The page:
However, if we see that the candle ranges diminish as the uptrend gets older, we could assume that the market is soon going to turn around. As such, we might decide to act on a dark cloud cover in that case.
3. Use Seasonality
Some markets have special days of the week or periods of the month that are better than others. If you explore these tendencies, you could take that into account as part of your analysis.
For example, if a dark cloud cover forms on a day you know has bearish tendencies, you might want to be careful with acting on the pattern. The bearish candle could very well have been amplified by the bearish tendency of that day to a degree where it accidentally formed the dark cloud cover pattern.
However, if you see that the bearish candle forms on a day that’s normally very bullish, you could perhaps be a little more certain when acting on the signal.
There are many ways you can use seasonality when trading patterns such as the dark cloud cover, so be sure to test what works best for you!
Dark Cloud Cover Trading Strategies
In this part of the article, we wanted to share a couple of trading strategy examples that use the dark cloud cover pattern.
However, remember that these strategies are not meant for live trading, but serve as inspiration when you build your own trading strategies! If we were going to try building strategies with the dark cloud cover, this would probably be how we would choose to start!
Let’s have a look at them!
Strategy Example 1: Dark Cloud Cover and Moving Average Filter
Since the dark cloud cover should occur after an uptrend, we might want to use some type of filter that reflects this.
With a moving average applied to the chart, we can easily see whether the price is below or above the average, and choose to only act on signals where we have an up-trend. That is when the market is above its moving average.
The benefit of using a moving average to determine the trend direction, is that we adopt a fully systematic approach to know when the market is trending enough for a signal to be worthwhile.
For example, sometimes the market might seem to be in a sort of uptrend, while it’s still not strong enough to be worthwhile. In such cases, the moving average helps by quickly showing us the state of the market trend.
Now, you could use many different settings for the lenght, but in this strategy example, we’ll go with 20.
We enter the market if:
- There is a dark cloud cover
- The market is above its 20-day moving average
To exit a trade we wait for the price to go below the moving average.
Strategy Example 2: Dark Cloud Cover and ADX
Earlier we discussed gauging the trend strength before taking a trade. Some patterns work better with stronger trends, while others work better with weaker trends.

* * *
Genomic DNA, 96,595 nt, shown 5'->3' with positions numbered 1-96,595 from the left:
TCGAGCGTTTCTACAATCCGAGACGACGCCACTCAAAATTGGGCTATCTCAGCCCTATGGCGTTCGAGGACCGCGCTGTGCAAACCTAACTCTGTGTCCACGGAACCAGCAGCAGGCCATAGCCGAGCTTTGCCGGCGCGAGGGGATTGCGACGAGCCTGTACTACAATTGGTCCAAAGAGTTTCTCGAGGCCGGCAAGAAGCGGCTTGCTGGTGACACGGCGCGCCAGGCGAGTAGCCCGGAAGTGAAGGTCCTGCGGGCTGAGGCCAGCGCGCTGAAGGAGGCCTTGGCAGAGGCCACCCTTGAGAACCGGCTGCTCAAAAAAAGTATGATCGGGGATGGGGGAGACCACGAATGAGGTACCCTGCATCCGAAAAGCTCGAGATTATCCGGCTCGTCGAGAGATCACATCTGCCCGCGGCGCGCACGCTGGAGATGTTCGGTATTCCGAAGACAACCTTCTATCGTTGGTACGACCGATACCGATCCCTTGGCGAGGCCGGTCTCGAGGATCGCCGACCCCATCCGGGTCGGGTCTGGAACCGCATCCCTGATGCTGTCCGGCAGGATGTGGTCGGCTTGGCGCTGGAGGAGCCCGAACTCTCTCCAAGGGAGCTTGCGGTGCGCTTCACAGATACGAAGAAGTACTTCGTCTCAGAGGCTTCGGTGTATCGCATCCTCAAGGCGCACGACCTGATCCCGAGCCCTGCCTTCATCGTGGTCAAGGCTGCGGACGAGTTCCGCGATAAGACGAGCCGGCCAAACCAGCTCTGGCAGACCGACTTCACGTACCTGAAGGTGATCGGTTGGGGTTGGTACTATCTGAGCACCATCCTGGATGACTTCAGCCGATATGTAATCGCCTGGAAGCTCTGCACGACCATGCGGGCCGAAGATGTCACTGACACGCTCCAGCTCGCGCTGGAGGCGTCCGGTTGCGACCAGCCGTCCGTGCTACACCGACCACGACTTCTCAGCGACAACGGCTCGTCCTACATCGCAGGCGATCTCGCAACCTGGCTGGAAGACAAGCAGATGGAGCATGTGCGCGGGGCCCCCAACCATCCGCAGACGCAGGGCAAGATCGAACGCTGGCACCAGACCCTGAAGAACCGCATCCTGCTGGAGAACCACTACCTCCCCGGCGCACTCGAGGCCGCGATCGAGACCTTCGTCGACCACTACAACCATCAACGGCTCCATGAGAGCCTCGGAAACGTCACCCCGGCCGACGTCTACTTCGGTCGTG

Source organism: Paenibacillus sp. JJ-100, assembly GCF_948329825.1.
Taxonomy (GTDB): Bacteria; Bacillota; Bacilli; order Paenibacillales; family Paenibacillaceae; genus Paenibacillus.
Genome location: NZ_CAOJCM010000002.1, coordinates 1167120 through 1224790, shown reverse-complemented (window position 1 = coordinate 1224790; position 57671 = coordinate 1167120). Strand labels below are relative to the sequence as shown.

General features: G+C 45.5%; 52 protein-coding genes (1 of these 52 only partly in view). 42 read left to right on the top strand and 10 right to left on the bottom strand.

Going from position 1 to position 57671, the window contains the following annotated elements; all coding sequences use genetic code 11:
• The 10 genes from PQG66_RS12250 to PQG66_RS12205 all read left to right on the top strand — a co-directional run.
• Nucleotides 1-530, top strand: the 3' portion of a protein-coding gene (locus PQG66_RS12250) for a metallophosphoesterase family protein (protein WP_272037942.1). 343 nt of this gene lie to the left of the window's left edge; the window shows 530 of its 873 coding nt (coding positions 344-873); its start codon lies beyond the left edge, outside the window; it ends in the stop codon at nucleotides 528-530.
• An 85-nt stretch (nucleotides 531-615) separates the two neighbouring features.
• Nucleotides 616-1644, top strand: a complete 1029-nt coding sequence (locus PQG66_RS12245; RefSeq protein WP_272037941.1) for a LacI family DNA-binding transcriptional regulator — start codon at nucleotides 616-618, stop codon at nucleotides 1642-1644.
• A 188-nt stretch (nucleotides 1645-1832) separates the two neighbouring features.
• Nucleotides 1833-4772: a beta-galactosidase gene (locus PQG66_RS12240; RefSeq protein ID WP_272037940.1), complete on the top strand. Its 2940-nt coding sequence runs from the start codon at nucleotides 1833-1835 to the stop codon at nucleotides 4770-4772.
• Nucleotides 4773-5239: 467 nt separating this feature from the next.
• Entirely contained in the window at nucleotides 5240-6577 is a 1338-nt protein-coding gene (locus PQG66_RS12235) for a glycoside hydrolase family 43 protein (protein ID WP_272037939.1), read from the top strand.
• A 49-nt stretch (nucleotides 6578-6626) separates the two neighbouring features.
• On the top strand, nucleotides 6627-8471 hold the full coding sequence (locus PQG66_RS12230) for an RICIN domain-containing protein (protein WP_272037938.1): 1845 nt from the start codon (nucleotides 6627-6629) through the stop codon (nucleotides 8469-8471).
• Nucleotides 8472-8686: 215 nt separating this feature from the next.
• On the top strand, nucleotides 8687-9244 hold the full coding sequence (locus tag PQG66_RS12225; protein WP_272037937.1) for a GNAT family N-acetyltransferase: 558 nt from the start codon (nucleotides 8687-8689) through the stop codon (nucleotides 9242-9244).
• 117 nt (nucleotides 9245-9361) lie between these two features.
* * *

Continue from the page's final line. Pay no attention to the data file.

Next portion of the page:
In our experience, one of the best ways to measure trend strength is to use the ADX indicator. That’s also what we’re going to do in this strategy.
In order to enter a trade, we require that the 14 – period ADX is above 20, which indicates a strong trend.
We enter if:
- There is a dark cloud cover
- The 14- period ADX is above 20
To exit the trade we make use of a time exit and get out of the trade after 5 bars.
Strategy Example 3: Dark Cloud Cover with RSI
Here we use the RSI indicator to define when the market is in an uptrend and a dark cloud cover is worth taking.
We want to only take a signal if the market is overbought, so we’ll require the RSI to be over 70.
In our own testing, we’ve found the indicator to work well with a length of somewhere between 2-10. So we’ll use a 5 period RSI for our example strategy.
Here are the rules. We enter if:
- We have a dark cloud cover.
- The 5-period RSI is higher than 70
Then, to exit the trade, we wait for the RSI to cross below 50.
Dark Cloud Cover vs Bearish Engulfing
The dark cloud cover pattern is very similar to a bearish engulfing, but with one major difference. In a bearish engulfing, the second bearish candle engulfs the preceding candle, while it in the dark cloud cover only goes beyond the midpoint of the candle.
With that in mind the dark cloud cover, at least in theory, is a less powerful reversal pattern than the bearish engulfing pattern.
Here you can read more about the bearish engulfing pattern.
The dark cloud cover is a bearish reversal pattern that occurs after a downtrend. In this article, we’ve showed you how you can work with the pattern to improve its accuracy. We’ve also had a look at some strategy examples that use the dark cloud cover pattern.
In case you want to build your own trading strategies, we recommend that you read our article on how to build a trading strategy. There you’ll find a lot of valuable information about the testing process, and common pitfalls that could keep you from building robust and profitable strategies!